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Program uses free content to cut student costs for books, supplies at Pittsburg State

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NEWS RELEASE ISSUED BY PITTSBURG STATE UNIVERSITY

Program uses free content to cut student costs for books, supplies

When a few students entered Dr. Neil Snow’s General Biology course with the textbook at the start of the fall semester, they were given instructions they don’t typically hear.

“I was able to tell them to take those textbooks back immediately so they could get their money back,” Snow said. “What student doesn’t want to hear that?”

Rather than teach from a printed textbook for this particular section of General Biology 111, Snow used teaching and learning materials that were available online and, better yet, free for the students. The material was developed by content specialists and is available around the world as part of the growing Open Educational Resource (OER) movement.

Snow’s course is the first as part of this initiative at Pittsburg State to use OER materials in lieu of a textbook, but it most likely will not be the last. University administrators and faculty are working to develop and offer more OER courses in an effort to help cut the costs of education for students.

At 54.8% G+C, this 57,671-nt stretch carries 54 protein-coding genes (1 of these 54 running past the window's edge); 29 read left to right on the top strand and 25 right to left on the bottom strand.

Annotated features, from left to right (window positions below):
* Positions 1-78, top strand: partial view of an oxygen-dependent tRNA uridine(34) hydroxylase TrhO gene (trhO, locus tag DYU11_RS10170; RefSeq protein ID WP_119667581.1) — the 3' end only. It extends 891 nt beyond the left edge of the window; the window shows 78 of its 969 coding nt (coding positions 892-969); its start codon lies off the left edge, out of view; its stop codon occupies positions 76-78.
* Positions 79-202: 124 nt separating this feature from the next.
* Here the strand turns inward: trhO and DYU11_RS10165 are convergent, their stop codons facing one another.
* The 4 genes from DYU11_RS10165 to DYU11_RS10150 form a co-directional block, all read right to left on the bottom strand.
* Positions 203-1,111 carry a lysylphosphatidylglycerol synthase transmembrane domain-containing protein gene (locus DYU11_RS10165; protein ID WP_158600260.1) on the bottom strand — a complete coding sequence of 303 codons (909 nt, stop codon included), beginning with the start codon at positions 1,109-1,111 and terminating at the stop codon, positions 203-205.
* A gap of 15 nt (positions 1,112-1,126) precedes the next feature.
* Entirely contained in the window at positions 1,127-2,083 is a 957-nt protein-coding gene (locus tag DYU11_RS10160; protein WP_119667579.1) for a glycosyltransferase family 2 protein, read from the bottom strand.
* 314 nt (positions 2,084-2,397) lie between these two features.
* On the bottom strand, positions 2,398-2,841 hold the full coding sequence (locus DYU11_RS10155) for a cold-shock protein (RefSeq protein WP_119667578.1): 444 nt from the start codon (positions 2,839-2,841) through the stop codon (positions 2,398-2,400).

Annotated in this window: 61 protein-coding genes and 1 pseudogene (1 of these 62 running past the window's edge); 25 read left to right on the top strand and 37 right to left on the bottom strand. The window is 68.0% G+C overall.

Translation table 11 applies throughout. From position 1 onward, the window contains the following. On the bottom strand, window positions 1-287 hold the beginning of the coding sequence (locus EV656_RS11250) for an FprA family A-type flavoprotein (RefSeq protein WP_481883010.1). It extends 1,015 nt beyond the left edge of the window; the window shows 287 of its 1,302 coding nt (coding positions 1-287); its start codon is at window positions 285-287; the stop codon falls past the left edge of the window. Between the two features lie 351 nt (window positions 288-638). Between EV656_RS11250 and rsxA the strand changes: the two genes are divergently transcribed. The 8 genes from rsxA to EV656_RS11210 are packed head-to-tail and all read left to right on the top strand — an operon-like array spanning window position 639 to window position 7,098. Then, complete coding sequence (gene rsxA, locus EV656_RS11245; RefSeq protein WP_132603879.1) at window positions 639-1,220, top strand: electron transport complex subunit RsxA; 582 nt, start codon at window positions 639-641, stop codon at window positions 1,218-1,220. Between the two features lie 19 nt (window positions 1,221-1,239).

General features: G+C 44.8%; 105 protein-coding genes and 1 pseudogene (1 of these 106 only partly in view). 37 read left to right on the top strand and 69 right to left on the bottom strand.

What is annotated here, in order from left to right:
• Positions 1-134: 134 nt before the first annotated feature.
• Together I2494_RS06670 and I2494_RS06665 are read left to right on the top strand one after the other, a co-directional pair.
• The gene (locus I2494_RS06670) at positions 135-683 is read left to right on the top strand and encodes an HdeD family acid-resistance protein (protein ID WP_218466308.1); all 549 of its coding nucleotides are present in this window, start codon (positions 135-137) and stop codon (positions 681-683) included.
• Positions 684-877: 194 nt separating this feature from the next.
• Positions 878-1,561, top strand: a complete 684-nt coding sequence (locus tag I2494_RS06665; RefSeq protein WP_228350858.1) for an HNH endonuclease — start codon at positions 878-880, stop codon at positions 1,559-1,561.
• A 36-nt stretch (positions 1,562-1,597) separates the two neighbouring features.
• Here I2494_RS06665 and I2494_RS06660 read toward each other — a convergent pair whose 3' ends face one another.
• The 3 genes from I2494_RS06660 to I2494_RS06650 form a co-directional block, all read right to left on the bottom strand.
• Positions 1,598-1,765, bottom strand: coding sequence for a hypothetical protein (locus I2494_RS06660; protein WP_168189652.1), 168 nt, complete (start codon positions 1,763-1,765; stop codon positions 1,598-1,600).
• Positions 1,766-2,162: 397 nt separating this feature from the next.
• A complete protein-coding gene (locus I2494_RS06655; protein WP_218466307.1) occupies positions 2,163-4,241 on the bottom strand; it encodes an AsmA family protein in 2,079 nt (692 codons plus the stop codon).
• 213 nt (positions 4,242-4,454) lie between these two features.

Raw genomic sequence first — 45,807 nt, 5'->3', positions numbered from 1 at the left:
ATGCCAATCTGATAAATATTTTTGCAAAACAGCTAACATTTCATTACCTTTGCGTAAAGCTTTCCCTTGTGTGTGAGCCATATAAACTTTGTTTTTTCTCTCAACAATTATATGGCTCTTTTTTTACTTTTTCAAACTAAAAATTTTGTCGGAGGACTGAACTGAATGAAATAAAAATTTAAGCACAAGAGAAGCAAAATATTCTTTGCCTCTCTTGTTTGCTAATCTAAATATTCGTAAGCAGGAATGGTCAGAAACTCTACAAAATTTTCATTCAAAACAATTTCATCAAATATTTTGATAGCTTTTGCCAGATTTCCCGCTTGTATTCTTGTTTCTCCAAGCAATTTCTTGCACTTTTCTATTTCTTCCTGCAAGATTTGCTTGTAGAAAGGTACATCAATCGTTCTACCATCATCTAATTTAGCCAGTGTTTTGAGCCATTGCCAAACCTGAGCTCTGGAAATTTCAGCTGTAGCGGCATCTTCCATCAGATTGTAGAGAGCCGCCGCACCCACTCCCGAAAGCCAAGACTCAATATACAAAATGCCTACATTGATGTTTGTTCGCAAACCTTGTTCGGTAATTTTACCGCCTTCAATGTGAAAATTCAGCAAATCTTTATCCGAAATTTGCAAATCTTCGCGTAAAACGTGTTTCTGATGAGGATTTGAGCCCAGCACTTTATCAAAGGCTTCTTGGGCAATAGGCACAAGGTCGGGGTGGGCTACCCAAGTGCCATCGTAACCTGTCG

The College Board Advocacy and Policy Center recently found that the average student at a four-year public university spends around $1,200 on books and supplies each year.

“This is all about trying to reduce costs for students by eliminating, when possible, the need to purchase a textbook,” said Dr. Brenda Frieden, director of Pitt State’s Center for Teaching, Learning and Technology. “Research has shown that a large number of students nationwide drop courses because they cannot afford the textbook, and some will stay in the course but never buy the book. That’s a trend that needs to be addressed.”

Frieden and others from the university recently attended the Open Education Conference in Utah to learn more about OER, and they returned with an even stronger belief in the system.

“This is not a fad,” Dr. Howard Smith, dean of the College of Education, said. “I think OER is here to stay, and it’s something Pittsburg State should definitely start taking advantage of.”

Pittsburg State plans to offer three more OER courses -- Written Composition, General Biology, and General Psychology -- in the Spring 2014 semester.

By fall 2014, Music Appreciation, Explorations in Education, and Intro to Research Writing also will be offered in OER format. Faculty members in those fields are working with colleagues at other institutions to develop the courses.

“It’s a collaborative effort that will take place over the next six to eight months and one that will have a positive impact on students for many years to come,” Frieden said.

A steering committee, including Dr. Lynette Olson, provost and vice president for academic affairs, is being formed to further explore how Pittsburg State should proceed in the OER process.

“I see us going through this incrementally,” Olson said. “We want to make sure everyone is on the same page and we have all of the proper policies and procedures in place. But the landscape is changing, and it’s something we have to navigate.”

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